Template:Planetbox begin Template:Planetbox star Template:Planetbox orbit Template:Planetbox character Template:Planetbox discovery Template:Planetbox reference Template:Planetbox end Gliese 876 d is an exoplanet approximately 15 light-years away in the constellation of Aquarius. The planet was the third planet discovered orbiting the red dwarf Gliese 876. At the time of its discovery, the planet had the lowest mass of any known extrasolar planet apart from the pulsar planets orbiting PSR B1257+12. Due to this low mass, it can be categorized as a super-Earth.

Discovery Edit

Gliese 876 d was discovered by analysing changes in its star's radial velocity as a result of the planet's gravity. The radial velocity measurements were made by observing the Doppler shift in the star's spectral lines. At the time of discovery, Gliese 876 was known to host two extrasolar planets, designated Gliese 876 b and c, in a 2:1 orbital resonance. After the two planets were taken into account, the radial velocity still showed another period, at around two days. The planet, designated Gliese 876 d, was announced on June 13, 2005 by a team led by Eugenio Rivera and was estimated to have a mass approximately 7.5 times that of Earth.[1]

Orbit and mass Edit

Gliese 876 d is located in an orbit with a semimajor axis of only 0.0208 AU (3.11 million km). At this distance from the star, tidal interactions should in theory circularize the orbit; however, measurements reveal that it has a high eccentricity of 0.207, comparable to that of Mercury in our solar system.[2]

A limitation of the radial velocity method used to detect Gliese 876 d is that only a lower limit on the mass can be obtained. This is because the measured mass value also depends on the orbital inclination, which in general is unknown. However, models incorporating the gravitational interactions between the resonant outer planets enables the inclination of the orbits to be determined. This reveals that the outer planets are nearly coplanar with an inclination of around 59° with respect to the plane of the sky. Assuming that Gliese 876 d orbits in the same plane as the other planets, the true mass of the planet is revealed to be 6.83 times the mass of Earth.[2]

Models predict that, if its non-Keplerian orbit could be averaged to a Keplerian eccentricity of 0.28, then tidal heating would play a significant role in the planet's geology to the point of keeping it completely molten. Predicted total heat flux is approximately 104-5 W/m2 at the planet's surface; for comparison the surface heat flux for Io is around 3 W/m2.[3] This is similar to the energy it receives from its parent star of about 40,000 W/m2.[note 1]

Physical characteristics Edit

Since Gliese 876 d has only been detected indirectly by its gravitational effects on its star, properties such as its radius, composition, and temperature are unknown. On the assumption of a Venerean distribution of temperature and a maximum albedo of 0.8, the temperature was estimated at 430–650 K.[1]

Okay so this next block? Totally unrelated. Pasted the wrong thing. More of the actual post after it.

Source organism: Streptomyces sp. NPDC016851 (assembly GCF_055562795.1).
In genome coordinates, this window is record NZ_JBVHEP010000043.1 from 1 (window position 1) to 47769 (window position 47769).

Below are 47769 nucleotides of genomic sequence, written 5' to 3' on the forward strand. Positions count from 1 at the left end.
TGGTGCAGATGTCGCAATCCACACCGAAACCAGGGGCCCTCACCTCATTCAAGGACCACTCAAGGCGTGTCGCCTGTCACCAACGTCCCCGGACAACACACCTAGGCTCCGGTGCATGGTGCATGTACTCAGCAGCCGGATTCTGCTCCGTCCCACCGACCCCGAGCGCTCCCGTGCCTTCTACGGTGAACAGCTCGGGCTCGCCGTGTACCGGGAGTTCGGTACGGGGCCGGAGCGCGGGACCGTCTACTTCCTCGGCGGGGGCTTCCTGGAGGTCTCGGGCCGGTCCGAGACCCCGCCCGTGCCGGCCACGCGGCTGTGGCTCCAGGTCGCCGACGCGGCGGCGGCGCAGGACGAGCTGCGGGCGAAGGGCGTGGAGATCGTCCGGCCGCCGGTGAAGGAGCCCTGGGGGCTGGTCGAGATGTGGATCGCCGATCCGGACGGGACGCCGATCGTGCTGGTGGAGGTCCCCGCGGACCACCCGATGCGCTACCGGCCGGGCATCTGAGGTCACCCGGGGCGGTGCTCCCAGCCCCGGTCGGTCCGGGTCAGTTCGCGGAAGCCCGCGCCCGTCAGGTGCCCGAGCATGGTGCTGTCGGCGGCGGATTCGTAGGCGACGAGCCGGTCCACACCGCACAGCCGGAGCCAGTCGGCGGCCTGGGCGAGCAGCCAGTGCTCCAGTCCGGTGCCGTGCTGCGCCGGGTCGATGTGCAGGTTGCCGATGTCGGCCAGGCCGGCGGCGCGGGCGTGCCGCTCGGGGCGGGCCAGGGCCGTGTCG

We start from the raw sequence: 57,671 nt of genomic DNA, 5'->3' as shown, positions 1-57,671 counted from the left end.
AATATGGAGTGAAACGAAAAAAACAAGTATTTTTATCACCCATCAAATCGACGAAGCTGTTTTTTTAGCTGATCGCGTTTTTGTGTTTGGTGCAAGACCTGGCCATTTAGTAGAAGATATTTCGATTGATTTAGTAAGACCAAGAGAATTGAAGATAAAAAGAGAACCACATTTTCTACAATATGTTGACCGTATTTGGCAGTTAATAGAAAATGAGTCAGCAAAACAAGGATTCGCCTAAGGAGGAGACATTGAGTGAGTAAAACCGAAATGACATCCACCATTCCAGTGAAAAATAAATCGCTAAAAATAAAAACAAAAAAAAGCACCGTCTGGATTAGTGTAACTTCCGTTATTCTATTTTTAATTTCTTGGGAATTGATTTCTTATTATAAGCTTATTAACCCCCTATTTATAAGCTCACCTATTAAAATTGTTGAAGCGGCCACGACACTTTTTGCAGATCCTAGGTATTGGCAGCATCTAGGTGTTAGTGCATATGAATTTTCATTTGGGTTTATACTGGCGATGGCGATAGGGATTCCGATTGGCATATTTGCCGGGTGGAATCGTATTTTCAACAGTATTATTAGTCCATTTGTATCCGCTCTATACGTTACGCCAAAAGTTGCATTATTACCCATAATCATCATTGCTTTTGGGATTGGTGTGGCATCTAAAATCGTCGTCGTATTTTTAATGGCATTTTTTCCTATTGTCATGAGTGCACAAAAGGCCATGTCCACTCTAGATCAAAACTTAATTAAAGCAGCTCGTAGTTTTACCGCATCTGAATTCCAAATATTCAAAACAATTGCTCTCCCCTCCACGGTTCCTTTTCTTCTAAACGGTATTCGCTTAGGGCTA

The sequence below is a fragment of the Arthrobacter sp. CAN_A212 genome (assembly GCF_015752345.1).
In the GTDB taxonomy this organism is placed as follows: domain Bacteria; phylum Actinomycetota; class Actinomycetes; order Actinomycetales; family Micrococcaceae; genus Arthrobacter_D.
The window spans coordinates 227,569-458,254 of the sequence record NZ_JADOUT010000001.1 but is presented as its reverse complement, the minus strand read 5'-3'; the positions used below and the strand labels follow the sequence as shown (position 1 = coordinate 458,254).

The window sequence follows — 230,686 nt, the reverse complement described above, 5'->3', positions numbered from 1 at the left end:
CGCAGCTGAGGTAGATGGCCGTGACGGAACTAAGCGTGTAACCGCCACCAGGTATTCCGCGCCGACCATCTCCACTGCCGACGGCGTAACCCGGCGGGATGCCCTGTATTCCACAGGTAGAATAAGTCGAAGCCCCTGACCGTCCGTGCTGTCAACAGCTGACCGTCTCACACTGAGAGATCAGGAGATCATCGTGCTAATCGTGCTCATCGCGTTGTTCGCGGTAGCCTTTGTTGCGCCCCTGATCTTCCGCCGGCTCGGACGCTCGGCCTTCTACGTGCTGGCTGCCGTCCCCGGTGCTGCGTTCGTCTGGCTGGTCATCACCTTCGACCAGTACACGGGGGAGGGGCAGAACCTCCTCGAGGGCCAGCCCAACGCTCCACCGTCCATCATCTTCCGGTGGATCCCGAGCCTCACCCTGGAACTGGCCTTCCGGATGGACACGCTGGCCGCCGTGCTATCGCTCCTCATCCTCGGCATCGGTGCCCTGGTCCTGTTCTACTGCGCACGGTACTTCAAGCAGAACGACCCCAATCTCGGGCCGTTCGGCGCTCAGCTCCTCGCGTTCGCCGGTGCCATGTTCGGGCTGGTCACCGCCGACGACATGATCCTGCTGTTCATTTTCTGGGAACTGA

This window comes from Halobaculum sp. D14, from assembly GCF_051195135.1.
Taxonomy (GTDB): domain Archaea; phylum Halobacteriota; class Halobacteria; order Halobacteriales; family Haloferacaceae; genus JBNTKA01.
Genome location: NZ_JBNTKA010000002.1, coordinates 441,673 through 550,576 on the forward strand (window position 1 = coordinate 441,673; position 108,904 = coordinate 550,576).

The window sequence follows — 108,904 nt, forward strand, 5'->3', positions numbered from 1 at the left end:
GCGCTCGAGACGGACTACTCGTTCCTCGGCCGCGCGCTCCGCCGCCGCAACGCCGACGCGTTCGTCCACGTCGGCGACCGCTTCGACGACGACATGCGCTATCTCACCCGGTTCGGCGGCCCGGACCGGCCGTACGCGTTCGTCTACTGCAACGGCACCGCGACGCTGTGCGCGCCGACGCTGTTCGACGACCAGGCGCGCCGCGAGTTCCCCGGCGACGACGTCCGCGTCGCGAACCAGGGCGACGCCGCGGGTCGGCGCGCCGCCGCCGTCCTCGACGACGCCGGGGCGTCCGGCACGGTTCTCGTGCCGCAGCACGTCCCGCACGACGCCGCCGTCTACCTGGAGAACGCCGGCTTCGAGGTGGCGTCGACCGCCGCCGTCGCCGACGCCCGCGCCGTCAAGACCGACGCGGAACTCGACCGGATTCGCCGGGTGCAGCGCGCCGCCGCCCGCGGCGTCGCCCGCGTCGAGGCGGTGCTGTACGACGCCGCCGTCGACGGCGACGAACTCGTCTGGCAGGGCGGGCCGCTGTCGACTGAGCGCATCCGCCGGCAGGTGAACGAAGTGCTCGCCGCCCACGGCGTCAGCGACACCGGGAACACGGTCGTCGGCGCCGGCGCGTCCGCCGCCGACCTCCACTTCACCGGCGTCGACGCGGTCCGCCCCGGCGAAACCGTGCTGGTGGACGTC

The low mass of the planet has led to suggestions that it may be a terrestrial planet. This type of massive terrestrial planet could be formed in the inner part of the Gliese 876 system from material pushed towards the star by the inward migration of the gas giants.[4]

Alternatively the planet could have formed further from Gliese 876, as a gas giant, and migrated inwards with the other gas giants. This would result in a composition richer in volatile substances, such as water. As it arrived in range, the star would have blown off the planet's hydrogen layer via coronal mass ejection.[5] In this model, the planet would have a pressurised ocean of water (in the form of a supercritical fluid) separated from the silicate core by a layer of ice kept frozen by the high pressures in the planetary interior. Such a planet would have an atmosphere containing water vapor and free oxygen produced by the breakdown of water by ultraviolet radiation.[6]

Distinguishing between these two models would require more information about the planet's radius or composition. The planet does not appear to transit its star,[1] which makes obtaining this information beyond current observational capabilities.

See also Edit

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Notes Edit

  1. Cite error: Invalid <ref> tag; no text was provided for refs named Rivera2005
  2. Cite error: Invalid <ref> tag; no text was provided for refs named Rivera2010
  3. Cite error: Invalid <ref> tag; no text was provided for refs named Jackson2008
  4. Cite error: Invalid <ref> tag; no text was provided for refs named Fogg2005
  5. Cite error: Invalid <ref> tag; no text was provided for refs named Lammer2007
  6. Cite error: Invalid <ref> tag; no text was provided for refs named Zhou2005

References Edit

External links Edit

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